CLEMSON, S.C. – It doesn’t matter how talented a student-athlete is, each and everyone of them has a dream of how their athletic career is going to end. Everyone of them wants to go out achieving whatever success they have set out to accomplish.
However, the unfortunate reality is the majority of the time athletic careers end, they end in tears of sorrow. We are raised as children to dream big, and that we can accomplish anything we set our minds to in life. However, in athletics so many young men and women fall short of their dreams after pouring their hearts and their souls into their craft.
On Friday night, James Dwyer will be the exception. At 10:25 p.m. EST his dream will become reality when he takes the track for his final race as a Clemson Tiger in the 5,000 meter run final at the NCAA Outdoor Track & Field Championships.
“I’m just looking forward to a huge crowd coming out to watch track,” said Dwyer. “The crowd at Hayward field is legendary, and I’m really excited to be a part of one of the marquee distance races on Friday night. The opportunity to compete at nationals has been a dream my entire college career. I feel so lucky to have made it this far, I really respect how difficult it is to make it to the national meet, and I really plan on soaking it in and appreciating it.”
Distance coach, Michael Porter recognizes the significance of tonight’s race and how special of a moment this will be for Dwyer and the coaching staff.
“What makes this year exciting about being able to coach James, has been being able to watch his maturity, his confidence and his knowledge of what it takes to make it at this level grow,” said Porter. “As a fifth-year senior, to be able to send him out – qualifying for his first NCAA Championship experience is awesome. It’s a well deserved achievement.”
Dwyer qualified for this week’s NCAA Championship when he captured one-of-two at-large spots available in the 5K with a 14:12.62 at the NCAA East Preliminaries in Jacksonville, Florida on May 28. He is Clemson’s first NCAA qualifier in the event since Matt Clark in 2007.
“We talk about making it count in our program as it relates to championship competition, and James certainly did that at the regional meet,” said head coach Mark Elliott. “He’s improved each season since we got here three years ago, and now it’s culminated with his first NCAA Championships bid.”
Dwyer has been working towards this accomplishment since his freshman season, making steady progression throughout his career. After suffering a stress fracture in his final race of his freshman season and finishing last in a race at Junior Nationals, Dwyer was determined to become the runner he knew he was capable of being. His sophomore season he shaved seven seconds off his collegiate best, but it was when Coach Elliott and Coach Porter arrived that brought out the best in Dwyer.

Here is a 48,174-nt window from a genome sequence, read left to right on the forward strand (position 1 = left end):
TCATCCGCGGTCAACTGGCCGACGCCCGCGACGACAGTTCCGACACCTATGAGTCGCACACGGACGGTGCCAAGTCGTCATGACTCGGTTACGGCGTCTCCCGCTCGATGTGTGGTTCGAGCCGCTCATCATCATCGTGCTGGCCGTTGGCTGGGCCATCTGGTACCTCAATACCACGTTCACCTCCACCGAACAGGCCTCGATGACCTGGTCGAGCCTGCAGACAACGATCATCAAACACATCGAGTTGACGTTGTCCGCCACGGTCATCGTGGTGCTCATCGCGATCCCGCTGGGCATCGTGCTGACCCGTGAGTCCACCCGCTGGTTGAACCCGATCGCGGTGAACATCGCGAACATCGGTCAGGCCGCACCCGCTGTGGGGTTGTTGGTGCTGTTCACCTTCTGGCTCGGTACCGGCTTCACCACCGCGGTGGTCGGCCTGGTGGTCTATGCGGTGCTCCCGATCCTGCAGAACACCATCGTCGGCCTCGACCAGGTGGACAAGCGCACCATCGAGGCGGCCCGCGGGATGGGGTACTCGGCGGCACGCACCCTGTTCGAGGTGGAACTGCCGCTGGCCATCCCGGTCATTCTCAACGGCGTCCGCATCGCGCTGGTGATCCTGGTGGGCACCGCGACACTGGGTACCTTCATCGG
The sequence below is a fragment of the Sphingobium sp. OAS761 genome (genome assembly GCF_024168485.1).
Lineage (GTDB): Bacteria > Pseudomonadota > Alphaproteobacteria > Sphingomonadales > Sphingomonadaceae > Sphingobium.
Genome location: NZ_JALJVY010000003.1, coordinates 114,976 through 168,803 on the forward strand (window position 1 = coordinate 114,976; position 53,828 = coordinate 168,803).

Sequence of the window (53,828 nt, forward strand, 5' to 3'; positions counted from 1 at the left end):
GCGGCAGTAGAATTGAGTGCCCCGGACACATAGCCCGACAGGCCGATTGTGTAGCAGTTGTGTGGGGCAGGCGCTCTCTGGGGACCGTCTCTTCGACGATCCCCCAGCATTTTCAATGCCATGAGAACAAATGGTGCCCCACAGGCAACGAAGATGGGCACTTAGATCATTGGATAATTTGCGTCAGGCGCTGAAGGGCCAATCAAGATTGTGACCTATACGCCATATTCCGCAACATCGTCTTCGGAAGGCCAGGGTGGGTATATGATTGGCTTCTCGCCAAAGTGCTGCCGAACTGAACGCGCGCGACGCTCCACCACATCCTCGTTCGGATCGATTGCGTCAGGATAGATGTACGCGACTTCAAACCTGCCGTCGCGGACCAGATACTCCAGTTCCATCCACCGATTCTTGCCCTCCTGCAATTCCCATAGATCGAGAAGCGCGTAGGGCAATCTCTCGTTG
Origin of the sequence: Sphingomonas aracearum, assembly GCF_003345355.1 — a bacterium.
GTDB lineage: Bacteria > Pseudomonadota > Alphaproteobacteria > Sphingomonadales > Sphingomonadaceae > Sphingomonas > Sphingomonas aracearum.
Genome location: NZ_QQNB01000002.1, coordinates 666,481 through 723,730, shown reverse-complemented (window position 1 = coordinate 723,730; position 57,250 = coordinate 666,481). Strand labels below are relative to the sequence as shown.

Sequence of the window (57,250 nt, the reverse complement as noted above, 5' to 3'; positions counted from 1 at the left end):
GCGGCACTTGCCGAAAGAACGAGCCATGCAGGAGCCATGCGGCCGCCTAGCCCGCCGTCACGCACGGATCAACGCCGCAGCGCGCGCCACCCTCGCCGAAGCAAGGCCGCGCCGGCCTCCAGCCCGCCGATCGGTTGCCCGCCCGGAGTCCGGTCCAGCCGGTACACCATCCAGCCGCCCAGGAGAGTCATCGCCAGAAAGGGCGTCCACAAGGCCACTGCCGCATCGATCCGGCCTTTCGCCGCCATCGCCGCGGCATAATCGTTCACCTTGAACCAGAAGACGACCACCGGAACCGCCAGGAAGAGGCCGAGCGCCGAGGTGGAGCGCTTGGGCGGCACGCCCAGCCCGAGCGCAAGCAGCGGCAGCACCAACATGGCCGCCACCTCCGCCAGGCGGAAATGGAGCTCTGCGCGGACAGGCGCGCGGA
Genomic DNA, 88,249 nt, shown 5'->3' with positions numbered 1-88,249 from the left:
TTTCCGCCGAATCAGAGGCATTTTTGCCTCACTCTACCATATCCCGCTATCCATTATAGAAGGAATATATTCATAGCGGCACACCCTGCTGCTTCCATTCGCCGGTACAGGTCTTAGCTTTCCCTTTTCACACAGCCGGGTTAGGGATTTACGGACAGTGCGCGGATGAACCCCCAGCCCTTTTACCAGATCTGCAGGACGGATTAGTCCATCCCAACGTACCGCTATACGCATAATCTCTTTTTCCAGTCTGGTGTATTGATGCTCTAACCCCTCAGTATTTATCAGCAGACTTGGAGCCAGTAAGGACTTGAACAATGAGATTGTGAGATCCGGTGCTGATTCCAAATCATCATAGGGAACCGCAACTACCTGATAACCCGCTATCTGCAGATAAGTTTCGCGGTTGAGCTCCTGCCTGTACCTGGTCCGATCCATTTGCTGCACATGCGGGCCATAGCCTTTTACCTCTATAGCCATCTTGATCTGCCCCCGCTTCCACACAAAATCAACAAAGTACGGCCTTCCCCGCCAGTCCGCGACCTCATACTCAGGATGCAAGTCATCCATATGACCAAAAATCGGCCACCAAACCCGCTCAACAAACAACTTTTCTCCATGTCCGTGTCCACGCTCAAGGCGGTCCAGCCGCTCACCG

“Coach Elliott brings a lot of experience as a coach and as a top college athlete himself, which can really put my races in perspective when he offers advice,” said Dwyer. “Coach Porter brings a different type of confidence to practice and racing. He has the rare ability to push his athletes right to the edge at practice. As he says himself, he will never give us a workout that we can’t do.”
“Even our toughest days, I know we can get through because he so consistently gets our workouts right. That really translates to races. There’s been quite a few times this season that I have found myself in some top tier races, with runners that have much better times than I do. My faith in knowing that my coaches would never put me in a race that I don’t belong in gives me a lot of confidence when racing.”
After embracing his coaches’ training program, making better choices with his diet and personal life, Dwyer has seen everything come together for him in his final season as a Clemson Tiger.
“This year has been so big for me because it is a culmination of consistent good training over the last two years. There’s something that takes over a little bit when you realize that you are in your last year of competitive running. It’s a go big or go home mentality that really pushed me to put in some serious mileage over winter break and throughout the track season.”
“I also started working with our team sports psychologist on a weekly basis to work on mental strength. Mental preparation needs training just as much as working out on the track. The combination of a positive attitude at practice and running 100 miles a week really pushed me to the next level. That and having faith in Coach Porter.”
The success Dwyer has been able to achieve thus far has encouraged him to continue competing after college. Porter believes Dwyer will continue his upward trend and continue to develop as a competitive runner.
“He’s had consistent and uninterrupted training the past three years” said Porter. “Each year he’s learned more about what it takes for him to be successful and he still has room to grow. He still has more to learn. The biggest difference this year that I have seen in James, has been the confidence in himself to be able to trust and execute a race plan.”
Dwyer’s trust in himself and his coaches has led him to tonight where he will race alongside 23 of the nation’s best harriers. When he crosses the finish line, Dwyer will be one of the fortunate, select few to finish his collegiate career achieving his dream of competing in Eugene, Oregon at the NCAA Championships.
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